"Creating Great Choices" is one of the most impactful books I have read this year. In offering numerous examples of how diverse leaders have utilized the techniques of "Integrative Thinking," authors Jennifer Riel and Roger L. Martin make it easy for the reader to apply the insights to their own leadership challenges. This book stands on the shoulders of "The Opposable Mind," that Martin penned ten years ago. In the intervening decade, Martin and Riel and other members of their team have taught the principles to a broad variety of students - from corporate executives to grad students to high schoolers. The lessons learned from these teaching and learning interactions have been used to craft the structure of this present book.
One of the book's first case studies of how Integrative Thinking works in the real world is the story of how the CEO of Lego solved what appeared to be a binary problem. In setting out to have a feature film made about Legos, should the company hire Hollywood A players to craft the film, thereby relinquishing creative control and protection of the Lego brand? Or should they settle for lesser film makers who would allow Lego to retain final script and editing approval.
The CEO realized this this was a false dichotomy, and led his team through a series of four steps to come up with a creative and integrative solution that would mine the best of both binary choices. The four steps of Integrative Thinking are:
1) Articulate Opposing Models
2) Examine the Models
3) Generate Possibilities
4) Assess the Prototypes
Utilizing this four stage approach, the LEGO CEO came up with a fascinating and ingenious solution. He invited a team of top Hollywood filmmakers to meet with his staff. They made the following proposal: "If we were to grant you complete creative control over a Lego film, would you first agree to spend time with the most passionate Lego customers - at conventions and elsewhere?" The CEO was willing to bet that by hanging around passionate Lego users, the filmmakers would be infected with the enthusiasm and love for the brand of its most loyal customers. He was right, and the result was a film that entertained audiences and enhanced the LEGO brand.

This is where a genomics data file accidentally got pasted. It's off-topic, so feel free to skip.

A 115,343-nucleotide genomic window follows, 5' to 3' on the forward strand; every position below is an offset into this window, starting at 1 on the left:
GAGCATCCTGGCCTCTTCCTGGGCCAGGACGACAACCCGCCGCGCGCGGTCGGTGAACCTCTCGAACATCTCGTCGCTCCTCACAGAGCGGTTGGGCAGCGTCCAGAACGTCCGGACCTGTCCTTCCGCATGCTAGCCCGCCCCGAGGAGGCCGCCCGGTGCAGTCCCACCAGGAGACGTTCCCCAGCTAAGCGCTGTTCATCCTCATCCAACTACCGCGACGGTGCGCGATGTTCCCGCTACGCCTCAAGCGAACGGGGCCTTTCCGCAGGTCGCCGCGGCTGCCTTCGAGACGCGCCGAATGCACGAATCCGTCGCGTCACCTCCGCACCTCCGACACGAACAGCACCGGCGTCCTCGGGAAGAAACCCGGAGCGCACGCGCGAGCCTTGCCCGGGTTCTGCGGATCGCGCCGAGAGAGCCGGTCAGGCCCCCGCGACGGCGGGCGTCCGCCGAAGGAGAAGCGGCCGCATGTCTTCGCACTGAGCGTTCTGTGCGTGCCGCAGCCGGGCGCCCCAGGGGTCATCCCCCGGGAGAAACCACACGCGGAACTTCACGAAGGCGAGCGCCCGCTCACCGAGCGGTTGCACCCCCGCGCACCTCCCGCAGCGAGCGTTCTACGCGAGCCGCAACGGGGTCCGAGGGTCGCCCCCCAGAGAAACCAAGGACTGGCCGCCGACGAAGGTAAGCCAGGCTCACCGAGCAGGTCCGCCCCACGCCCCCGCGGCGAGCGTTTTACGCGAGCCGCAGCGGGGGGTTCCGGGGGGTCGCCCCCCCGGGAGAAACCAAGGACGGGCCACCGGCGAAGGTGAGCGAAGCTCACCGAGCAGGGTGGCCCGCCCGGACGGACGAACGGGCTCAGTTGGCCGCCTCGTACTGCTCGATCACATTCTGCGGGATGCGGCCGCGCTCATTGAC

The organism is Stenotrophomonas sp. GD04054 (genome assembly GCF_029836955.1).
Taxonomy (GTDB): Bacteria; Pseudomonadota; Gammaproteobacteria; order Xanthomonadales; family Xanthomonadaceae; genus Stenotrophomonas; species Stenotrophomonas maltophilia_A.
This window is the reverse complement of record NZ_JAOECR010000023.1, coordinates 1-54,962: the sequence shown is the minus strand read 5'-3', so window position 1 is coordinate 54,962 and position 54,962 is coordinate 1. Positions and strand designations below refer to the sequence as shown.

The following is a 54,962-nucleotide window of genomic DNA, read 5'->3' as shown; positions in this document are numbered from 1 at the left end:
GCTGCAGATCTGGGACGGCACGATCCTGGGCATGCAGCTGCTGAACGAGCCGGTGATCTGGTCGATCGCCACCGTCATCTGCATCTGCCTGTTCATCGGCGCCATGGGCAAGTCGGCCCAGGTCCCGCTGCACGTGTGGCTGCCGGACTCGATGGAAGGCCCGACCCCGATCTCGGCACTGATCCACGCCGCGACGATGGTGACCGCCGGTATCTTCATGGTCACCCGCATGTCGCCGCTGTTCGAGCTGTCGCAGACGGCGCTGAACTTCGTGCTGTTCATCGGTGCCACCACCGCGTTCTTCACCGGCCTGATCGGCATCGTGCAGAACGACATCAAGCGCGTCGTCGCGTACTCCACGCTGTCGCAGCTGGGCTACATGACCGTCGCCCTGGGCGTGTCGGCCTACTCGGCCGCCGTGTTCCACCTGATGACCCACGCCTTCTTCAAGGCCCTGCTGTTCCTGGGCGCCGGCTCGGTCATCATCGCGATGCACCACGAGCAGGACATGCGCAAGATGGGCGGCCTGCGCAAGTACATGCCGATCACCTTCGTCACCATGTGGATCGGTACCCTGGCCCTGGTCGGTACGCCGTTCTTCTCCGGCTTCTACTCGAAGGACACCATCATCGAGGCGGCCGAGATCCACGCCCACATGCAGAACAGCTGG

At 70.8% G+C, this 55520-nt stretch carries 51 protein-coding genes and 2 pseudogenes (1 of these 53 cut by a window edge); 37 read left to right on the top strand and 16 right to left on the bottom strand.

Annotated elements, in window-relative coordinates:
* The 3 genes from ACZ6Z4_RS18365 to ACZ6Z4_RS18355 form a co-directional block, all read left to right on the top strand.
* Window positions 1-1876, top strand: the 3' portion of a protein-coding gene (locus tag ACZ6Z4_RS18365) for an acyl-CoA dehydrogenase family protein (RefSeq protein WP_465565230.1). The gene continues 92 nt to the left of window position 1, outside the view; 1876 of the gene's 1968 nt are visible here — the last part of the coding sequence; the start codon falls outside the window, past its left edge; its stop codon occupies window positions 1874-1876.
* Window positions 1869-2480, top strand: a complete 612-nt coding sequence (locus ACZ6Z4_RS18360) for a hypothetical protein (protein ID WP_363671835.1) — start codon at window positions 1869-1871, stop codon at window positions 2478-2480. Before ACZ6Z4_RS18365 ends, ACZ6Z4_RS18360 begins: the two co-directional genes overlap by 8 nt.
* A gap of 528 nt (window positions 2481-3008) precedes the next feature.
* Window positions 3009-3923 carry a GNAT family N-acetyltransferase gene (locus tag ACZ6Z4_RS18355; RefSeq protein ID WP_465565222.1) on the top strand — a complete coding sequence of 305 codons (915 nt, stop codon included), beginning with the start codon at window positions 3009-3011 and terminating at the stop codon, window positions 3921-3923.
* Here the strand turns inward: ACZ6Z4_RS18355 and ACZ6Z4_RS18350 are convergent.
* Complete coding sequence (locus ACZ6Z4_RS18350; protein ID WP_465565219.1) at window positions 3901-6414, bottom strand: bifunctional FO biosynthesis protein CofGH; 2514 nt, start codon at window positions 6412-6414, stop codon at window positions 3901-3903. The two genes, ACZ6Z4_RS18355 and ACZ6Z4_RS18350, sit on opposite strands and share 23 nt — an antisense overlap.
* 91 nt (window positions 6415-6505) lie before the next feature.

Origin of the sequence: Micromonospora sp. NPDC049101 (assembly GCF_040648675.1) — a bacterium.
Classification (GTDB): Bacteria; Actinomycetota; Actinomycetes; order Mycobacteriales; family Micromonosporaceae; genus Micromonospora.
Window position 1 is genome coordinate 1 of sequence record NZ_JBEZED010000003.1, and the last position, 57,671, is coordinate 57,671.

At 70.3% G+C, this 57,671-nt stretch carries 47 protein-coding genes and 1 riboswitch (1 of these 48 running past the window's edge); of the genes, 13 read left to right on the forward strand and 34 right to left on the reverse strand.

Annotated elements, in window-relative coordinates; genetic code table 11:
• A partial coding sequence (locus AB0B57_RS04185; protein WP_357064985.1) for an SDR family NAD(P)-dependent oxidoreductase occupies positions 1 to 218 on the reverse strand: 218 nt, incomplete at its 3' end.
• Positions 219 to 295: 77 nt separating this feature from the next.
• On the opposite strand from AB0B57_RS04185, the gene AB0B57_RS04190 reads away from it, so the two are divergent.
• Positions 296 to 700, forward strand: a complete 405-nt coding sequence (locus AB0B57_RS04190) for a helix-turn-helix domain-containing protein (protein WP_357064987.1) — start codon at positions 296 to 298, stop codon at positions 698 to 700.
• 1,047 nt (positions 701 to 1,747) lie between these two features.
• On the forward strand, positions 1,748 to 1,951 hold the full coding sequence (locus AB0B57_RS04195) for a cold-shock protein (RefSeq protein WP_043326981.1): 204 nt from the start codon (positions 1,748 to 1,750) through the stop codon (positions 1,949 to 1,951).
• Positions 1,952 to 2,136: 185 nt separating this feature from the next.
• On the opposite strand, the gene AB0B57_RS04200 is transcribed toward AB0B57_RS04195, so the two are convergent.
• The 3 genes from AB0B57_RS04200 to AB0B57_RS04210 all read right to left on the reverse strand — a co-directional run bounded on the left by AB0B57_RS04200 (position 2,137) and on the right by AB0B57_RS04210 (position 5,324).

This type of Integrative Thinking is a form of metacognition. "The notion of metacognition - the process of thinking about thinking - is very old. Philosophers like Aristotle, Spinoza, and Locke helped lay the groundwork for metacognition as they attempted to explain the nature of the mind. Saint Augustine, more than fifteen hundred years ago, wrote of the mind's search for its own nature, arguing that the mind that seeks to know itself must already know itself in some sense. At the very least, it knows itself as seeking." (p. 43)
This book is not just an examination of the philosophical aspects of how the mind of the leader works, but provides practical tools so that a self-aware leader can learn to think in an integrative manner. It is important for the leader to involve other members of his/her team in the process of finding integrative solutions to complex problems. Insights from the realm of design inform much of the thought processes behind integrative thinking.
I have already begun to recommend this book to clients, friends, and proteges.It is impactful and potentially game changing if one is willing to be stretched in new directions. Reading this book will represent a Great Choice!